For these Grammy-winning blues rockers, the bar is always set high  

The Tedeschi Trucks Band is only three years old, but its namesakes, Susan Tedeschi and Derek Trucks, have been married more than a decade, and they’re about to take their best collaborations—their two children—to watch the Pittsburgh Pirates’ batting practice before tonight’s concert. “The kids are a balancing influence on the road,” Tedeschi laughs. “Everybody acts a little better when they’re along.”

When the 11-piece blues-rock band recorded Made Up Mind, their first studio album since their Grammy-winning 2011 debut, Revelator, any pressure they felt to live up to their prior success was entirely self-generated. “We have high standards for what we do,” says Trucks, 34, who co-produced the album with Jim Scott (Wilco, Robert Randolph) while balancing ongoing touring duties with the Allman Brothers Band. “It’s one of those bands that, after every show, someone is mildly beating themselves up over what could have been better. Every time we hit the road or go into the studio, we try to up the ante.”

Recorded in the couple’s Jacksonville, Fla., home studio with a revolving cast of bassists (their original bassist, Oteil Burbridge, left the band last year), Made Up Mind encompasses a wider spectrum of music than its predecessor, incorporating shades of Motown and Americana. “We planned to be more experimental with the sound of this record,” Tedeschi, 42, explains. “Now that we’ve been playing together for so long, we’ve really started to create our own sound.” Tedeschi and Trucks discuss the new album, the creative process, and standards in the studio.

How do you write?

TRUCKS: We have to schedule it. When we started talking about doing the record, we set aside time in the studio to write. We started calling our friends—[musicians] Doyle Bramhall, Oliver Wood and John Leventhal—to come down for two or three days at a time, and we’d write. That’s been our method for the last half-dozen years or so. Some songs start with a lyric or title, some with a chord change or melody—it’s different every time. We’re pretty open to following a song wherever it goes. With Doyle, you’ll begin with a riff and then start putting the demo together. He’ll play bass and I’ll play drums. Some guys will sit down with an acoustic guitar and write a tune, and others will come up with something off the top of their head. That’s the beauty of working with different people—there are a lot of different methods.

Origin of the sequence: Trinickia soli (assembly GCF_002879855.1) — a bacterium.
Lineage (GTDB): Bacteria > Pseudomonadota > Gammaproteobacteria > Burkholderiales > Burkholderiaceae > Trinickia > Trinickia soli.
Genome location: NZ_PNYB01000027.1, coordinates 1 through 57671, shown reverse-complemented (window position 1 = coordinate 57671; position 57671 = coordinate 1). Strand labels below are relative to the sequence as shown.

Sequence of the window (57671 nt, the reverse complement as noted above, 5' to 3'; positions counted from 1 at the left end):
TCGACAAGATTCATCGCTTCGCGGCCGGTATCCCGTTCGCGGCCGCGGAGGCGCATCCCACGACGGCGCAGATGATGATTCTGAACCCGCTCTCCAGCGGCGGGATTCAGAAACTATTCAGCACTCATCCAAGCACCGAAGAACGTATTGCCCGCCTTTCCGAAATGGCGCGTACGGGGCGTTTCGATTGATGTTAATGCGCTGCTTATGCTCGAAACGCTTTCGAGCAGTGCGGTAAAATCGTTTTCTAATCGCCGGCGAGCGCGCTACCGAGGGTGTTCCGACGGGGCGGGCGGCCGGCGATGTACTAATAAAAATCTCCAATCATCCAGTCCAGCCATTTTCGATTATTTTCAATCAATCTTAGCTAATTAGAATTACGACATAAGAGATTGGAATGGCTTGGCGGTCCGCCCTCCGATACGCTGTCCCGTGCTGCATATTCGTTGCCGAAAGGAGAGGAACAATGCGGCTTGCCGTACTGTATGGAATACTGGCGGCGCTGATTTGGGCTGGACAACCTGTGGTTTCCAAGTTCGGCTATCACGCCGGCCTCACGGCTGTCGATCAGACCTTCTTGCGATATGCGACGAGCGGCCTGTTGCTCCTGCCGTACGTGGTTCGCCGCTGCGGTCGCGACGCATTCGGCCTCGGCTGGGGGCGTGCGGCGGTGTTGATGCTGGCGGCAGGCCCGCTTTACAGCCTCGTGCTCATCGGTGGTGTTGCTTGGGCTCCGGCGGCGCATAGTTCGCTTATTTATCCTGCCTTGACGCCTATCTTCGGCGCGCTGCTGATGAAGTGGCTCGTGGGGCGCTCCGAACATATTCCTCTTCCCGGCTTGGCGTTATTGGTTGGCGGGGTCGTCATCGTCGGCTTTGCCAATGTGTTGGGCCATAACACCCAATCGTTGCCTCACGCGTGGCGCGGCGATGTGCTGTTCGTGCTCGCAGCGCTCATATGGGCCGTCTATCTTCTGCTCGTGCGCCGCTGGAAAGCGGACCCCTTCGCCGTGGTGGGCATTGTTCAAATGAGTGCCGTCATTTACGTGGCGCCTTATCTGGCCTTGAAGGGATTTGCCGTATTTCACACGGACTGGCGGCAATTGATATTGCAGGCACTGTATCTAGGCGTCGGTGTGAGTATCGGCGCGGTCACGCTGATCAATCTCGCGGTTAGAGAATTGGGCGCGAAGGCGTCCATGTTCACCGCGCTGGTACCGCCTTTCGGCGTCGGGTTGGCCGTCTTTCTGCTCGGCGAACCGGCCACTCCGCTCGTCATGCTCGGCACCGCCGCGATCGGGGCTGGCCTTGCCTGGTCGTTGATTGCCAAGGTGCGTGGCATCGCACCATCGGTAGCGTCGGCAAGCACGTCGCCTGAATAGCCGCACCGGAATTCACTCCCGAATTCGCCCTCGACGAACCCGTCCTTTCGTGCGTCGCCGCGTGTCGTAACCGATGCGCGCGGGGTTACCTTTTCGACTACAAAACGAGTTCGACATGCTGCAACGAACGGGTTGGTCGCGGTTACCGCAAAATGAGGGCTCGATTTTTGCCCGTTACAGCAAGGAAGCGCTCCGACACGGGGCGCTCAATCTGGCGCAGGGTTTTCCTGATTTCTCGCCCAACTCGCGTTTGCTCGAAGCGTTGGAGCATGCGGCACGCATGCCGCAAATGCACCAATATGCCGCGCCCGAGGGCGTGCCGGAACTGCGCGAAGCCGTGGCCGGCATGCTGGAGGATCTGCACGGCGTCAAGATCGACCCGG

How much material did you have?

TRUCKS: We had about 16 or 18 tunes that we were pulling from. For this record, instead of stacking up as many tunes as we could, we focused on making sure that each one we wrote was a legitimate contender for the record. When you have a home studio, you’re constantly adding to your recorded material. There’s easily three or four records’ worth of stuff we’ve recorded there that hasn’t made it to an album yet.

How long were you in the studio?

TEDESCHI: With mixing and everything, it’s hard to judge because we broke it up into segments. It wasn’t like we just sat and made an album—we’d go out and tour in between. But I’d say about six weeks total. We worked for maybe three weeks on songwriting, and then about two solid weeks of tracking the record.